It's essential that your MOT certificate is valid for taking your car abroad. Furthermore, for your own peace of mind (as well as for breakdown insurance purposes) it's recommended you have your vehicle properly serviced and maintained in accordance with the manufacturer's specifications. If any parts are reaching the end of its normal life it's worth having them replaced.
If you've never driven abroad before, you'll probably find that it's a lot less daunting than you think! As long as you take note of a few dos and don'ts, a driving trip to the South of France or even beyond is within easy reach!
Take a look at our guide, giving useful tips on preparing your car for the road ahead as well as ways to help make your journey run as smoothly as possible.
You'll find within our guide, it's essential to take rest stops if you're driving for a few hours at a time. Depending on where you're going, you may wish to consider stopping overnight at one of our parcs. Give our travel advisors a call on 0844 406 0406 and they will be delighted to advise you of the best possible options of campsite stop-overs or hotel stop-overs.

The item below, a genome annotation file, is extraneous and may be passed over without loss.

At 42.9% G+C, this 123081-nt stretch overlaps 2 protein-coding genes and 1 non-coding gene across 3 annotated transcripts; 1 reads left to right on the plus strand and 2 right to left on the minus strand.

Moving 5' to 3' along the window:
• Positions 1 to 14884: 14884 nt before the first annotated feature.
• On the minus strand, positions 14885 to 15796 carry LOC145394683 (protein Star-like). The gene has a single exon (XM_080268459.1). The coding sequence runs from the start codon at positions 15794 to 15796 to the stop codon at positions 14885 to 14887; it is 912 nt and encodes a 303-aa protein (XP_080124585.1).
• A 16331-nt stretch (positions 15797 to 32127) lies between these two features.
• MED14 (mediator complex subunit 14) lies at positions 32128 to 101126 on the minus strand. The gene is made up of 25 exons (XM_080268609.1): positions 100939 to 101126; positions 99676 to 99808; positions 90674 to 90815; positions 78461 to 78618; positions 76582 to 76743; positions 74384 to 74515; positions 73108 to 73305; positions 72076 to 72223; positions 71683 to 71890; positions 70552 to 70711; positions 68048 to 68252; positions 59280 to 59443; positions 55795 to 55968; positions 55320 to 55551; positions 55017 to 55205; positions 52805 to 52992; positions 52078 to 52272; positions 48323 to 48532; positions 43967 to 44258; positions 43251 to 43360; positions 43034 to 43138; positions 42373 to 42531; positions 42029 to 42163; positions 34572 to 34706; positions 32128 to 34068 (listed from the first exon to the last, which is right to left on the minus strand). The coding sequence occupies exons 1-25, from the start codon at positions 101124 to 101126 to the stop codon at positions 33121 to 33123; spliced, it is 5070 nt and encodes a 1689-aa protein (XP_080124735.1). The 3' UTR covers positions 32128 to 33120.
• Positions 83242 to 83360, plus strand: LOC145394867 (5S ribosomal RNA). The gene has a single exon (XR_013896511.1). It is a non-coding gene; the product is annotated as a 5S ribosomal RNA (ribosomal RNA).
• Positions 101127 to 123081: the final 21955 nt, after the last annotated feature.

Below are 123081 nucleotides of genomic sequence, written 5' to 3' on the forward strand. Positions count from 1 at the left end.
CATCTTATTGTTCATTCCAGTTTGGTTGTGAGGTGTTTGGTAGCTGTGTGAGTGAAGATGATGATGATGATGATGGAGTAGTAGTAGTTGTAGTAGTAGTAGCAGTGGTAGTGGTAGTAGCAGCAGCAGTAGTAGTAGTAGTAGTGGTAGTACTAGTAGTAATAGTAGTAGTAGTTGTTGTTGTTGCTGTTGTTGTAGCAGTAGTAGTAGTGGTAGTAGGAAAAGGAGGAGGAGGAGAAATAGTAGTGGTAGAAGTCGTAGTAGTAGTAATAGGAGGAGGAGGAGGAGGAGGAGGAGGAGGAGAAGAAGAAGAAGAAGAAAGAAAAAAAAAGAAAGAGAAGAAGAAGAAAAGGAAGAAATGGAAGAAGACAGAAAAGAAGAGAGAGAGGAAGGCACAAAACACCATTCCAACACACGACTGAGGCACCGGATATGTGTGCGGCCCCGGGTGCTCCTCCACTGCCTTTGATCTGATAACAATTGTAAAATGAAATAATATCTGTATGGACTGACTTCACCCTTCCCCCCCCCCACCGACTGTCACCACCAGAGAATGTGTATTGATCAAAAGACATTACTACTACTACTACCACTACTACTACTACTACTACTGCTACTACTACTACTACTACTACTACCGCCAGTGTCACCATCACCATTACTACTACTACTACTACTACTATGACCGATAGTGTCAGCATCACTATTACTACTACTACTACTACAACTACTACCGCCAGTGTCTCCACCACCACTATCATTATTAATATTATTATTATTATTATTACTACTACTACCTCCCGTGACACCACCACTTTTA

You must have GB sticker which is clearly visible to other drivers, or Euro plates with a circle of 12 stars on a blue background.
Use headlight converters to prevent from dazzling other drivers coming in the opposite direction - remember you're driving on the other side of the road!
Keep a kit in your car:
- Flourescent vest
- 2 x Single use Breathalyser Kit
- Warning triangle
- Can of oil and bottle of water
- Spare bulbs for all external lights. Make sure you know how to fit them
- First aid kit
- In-car phone charger or spare charged phone battery